The Caseload: Veterans Affairs staff overwhelmed by number of vets assigned to them
Case managers help veterans with severe disabilities develop plans for their successful re-entry into civilian life after veterans leave the military for medical reasons
OTTAWA — This past June, Marie-Paule Doucette was asked if she felt she had enough time to help Lionel Desmond in the months leading up to Jan. 3, 2017 — the evening the Afghan war veteran shot and killed his wife, daughter and mother before turning the gun on himself.
The question came near the end of two days of testimony before the Nova Scotia inquiry examining the circumstances surrounding the tragic event. Throughout, Doucette had laid out the many challenges she faced as a case manager at Veterans Affairs Canada.
In particular, Doucette had shared a long-standing source of frustration and concern for veterans and their advocates, an issue Ottawa has repeatedly promised — and even now failed — to address: the sheer number of veterans assigned to case managers.
“This is not me dismissing Lionel Desmond or his problems, but he is one of anywhere from 35 to 40 people needing co-ordinated services,” Doucette told the inquiry. “I understand when you say things like: ‘Could you be more proactive?’ Of course I could, if I had 10 people on my caseload.”
Case managers help veterans with severe disabilities develop plans for their successful re-entry into civilian life after veterans leave the military for medical reasons. They are responsible for co-ordinating the different medical and financial resources needed for that transition. In 2018, a parliamentary committee found veterans without case managers had a harder time understanding what support is available.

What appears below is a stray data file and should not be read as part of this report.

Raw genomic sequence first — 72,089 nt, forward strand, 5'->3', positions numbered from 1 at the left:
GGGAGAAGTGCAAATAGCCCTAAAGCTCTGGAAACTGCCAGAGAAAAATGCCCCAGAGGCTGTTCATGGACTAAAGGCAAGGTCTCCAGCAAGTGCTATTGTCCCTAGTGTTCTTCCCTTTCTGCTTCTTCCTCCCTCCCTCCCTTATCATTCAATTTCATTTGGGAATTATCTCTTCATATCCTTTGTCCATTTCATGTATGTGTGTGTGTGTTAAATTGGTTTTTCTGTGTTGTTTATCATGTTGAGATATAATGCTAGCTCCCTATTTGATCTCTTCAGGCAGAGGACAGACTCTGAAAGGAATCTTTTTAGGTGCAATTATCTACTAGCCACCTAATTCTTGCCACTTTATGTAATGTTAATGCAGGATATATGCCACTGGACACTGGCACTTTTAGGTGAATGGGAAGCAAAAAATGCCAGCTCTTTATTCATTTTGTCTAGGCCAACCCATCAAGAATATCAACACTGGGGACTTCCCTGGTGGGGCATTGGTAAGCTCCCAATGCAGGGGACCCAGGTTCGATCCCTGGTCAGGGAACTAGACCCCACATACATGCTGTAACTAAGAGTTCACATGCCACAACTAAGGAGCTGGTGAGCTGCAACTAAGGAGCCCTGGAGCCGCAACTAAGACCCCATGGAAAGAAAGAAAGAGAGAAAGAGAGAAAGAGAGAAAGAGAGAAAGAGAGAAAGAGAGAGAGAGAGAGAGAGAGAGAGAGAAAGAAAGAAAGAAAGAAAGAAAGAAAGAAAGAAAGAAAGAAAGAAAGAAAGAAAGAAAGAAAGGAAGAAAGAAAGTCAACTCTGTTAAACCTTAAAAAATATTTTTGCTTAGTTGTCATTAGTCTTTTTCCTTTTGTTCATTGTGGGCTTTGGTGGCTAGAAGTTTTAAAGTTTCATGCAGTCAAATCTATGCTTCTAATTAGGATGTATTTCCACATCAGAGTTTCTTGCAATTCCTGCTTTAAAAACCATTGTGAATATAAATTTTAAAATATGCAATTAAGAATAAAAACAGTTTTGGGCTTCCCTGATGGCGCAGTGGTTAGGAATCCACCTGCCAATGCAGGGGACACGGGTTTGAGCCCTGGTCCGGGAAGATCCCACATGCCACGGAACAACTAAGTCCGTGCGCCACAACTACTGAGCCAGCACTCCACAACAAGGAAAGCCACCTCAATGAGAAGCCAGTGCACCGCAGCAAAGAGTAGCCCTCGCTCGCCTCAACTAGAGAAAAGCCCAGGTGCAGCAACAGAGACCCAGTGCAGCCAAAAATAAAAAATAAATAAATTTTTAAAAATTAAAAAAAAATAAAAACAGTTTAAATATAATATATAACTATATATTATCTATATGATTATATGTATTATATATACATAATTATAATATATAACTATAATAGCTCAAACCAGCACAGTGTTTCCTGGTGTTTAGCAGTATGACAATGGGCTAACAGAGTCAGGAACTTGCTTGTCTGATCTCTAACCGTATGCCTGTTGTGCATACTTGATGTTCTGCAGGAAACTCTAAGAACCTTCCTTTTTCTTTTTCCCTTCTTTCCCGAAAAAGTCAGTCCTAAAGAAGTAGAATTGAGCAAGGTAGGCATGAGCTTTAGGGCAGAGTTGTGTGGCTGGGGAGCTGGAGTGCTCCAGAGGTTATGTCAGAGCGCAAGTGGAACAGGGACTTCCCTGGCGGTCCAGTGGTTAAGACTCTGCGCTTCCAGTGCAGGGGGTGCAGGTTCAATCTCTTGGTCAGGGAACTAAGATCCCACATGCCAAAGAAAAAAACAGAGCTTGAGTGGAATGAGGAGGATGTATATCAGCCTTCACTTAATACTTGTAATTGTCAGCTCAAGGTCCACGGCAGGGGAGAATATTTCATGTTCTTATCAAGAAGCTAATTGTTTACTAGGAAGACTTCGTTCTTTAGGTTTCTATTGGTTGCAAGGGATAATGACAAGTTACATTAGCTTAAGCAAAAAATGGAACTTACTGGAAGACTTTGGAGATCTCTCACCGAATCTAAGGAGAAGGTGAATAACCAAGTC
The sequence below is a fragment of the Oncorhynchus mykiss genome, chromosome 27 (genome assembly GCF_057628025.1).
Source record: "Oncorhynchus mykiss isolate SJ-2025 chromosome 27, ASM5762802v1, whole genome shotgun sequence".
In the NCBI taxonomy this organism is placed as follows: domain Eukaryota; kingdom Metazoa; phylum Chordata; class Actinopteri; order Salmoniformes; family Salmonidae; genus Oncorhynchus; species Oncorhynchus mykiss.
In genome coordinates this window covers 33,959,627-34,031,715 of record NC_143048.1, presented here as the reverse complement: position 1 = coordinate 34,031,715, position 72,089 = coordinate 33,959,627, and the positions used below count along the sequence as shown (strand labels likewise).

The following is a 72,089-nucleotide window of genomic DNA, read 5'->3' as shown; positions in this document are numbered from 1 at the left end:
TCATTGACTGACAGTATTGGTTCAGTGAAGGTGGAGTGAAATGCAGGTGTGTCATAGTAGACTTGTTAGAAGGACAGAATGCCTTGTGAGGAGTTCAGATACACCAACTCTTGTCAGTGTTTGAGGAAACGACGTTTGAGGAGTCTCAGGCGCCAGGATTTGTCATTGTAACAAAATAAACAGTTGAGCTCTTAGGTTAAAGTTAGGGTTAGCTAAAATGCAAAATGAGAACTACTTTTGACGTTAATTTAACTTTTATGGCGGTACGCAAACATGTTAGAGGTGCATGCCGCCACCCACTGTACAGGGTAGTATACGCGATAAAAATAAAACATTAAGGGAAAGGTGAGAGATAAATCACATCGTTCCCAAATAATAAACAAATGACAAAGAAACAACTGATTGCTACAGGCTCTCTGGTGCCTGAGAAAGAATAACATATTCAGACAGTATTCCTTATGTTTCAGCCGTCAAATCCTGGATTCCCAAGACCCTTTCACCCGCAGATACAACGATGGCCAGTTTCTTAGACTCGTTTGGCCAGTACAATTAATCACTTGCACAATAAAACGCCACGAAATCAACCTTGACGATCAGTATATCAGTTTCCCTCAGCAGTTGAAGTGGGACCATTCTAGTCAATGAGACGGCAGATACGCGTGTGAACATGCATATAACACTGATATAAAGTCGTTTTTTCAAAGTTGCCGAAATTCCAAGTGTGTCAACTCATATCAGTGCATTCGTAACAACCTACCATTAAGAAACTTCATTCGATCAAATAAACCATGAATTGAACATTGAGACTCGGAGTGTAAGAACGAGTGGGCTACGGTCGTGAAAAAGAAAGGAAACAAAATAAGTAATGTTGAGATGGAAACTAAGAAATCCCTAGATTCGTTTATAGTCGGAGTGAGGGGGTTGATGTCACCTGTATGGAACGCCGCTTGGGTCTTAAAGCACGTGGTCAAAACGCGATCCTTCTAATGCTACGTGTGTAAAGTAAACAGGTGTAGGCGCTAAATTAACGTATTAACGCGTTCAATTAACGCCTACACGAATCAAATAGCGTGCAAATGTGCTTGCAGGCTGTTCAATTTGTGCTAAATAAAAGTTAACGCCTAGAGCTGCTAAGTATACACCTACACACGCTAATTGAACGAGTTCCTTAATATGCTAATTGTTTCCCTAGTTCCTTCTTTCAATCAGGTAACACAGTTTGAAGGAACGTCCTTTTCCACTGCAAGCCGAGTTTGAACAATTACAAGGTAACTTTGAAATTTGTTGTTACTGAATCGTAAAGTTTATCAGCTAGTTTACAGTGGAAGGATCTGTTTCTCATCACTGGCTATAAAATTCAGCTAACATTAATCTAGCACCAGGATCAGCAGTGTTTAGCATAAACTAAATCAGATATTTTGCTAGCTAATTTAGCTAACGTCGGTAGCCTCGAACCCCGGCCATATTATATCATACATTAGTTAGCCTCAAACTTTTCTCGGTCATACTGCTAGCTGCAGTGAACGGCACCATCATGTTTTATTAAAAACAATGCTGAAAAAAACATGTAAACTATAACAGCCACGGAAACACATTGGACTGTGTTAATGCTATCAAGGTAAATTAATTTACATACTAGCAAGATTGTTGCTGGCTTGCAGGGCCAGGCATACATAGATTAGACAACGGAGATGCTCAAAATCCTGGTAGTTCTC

“They’re your Sherpa,” says Jarrett Cranston, one of the more than 15,000 veterans with a case manager. Cranston was forced out of the military last year due to post-traumatic stress disorder after 15 years as a pilot. “They are your primary point of contact.”
When they were first elected to power in 2015, the Liberals promised case managers would not be assigned more than 25 ill and injured veterans. The pledge came after deep cuts by Stephen Harper’s Conservative government had seen the ratio skyrocket to a high of 40 to one.
The Liberals have doubled the number of case managers, but Veterans Affairs says they still, on average, have 33 veterans assigned to each of them. Virginia Vaillancourt, national president of the Union of Veterans’ Affairs Employees, says many have even more than that.
This past summer, the union surveyed those case managers about their workloads. The result: While a fraction reported having 25 or fewer veterans assigned to them, the majority had more than 35. Some had more than 50.
“So we know the caseloads are still excessive,” Vaillancourt says. Most case managers also reported feeling they couldn’t properly support veterans — and that their workloads or work situations had negatively affected their own mental health.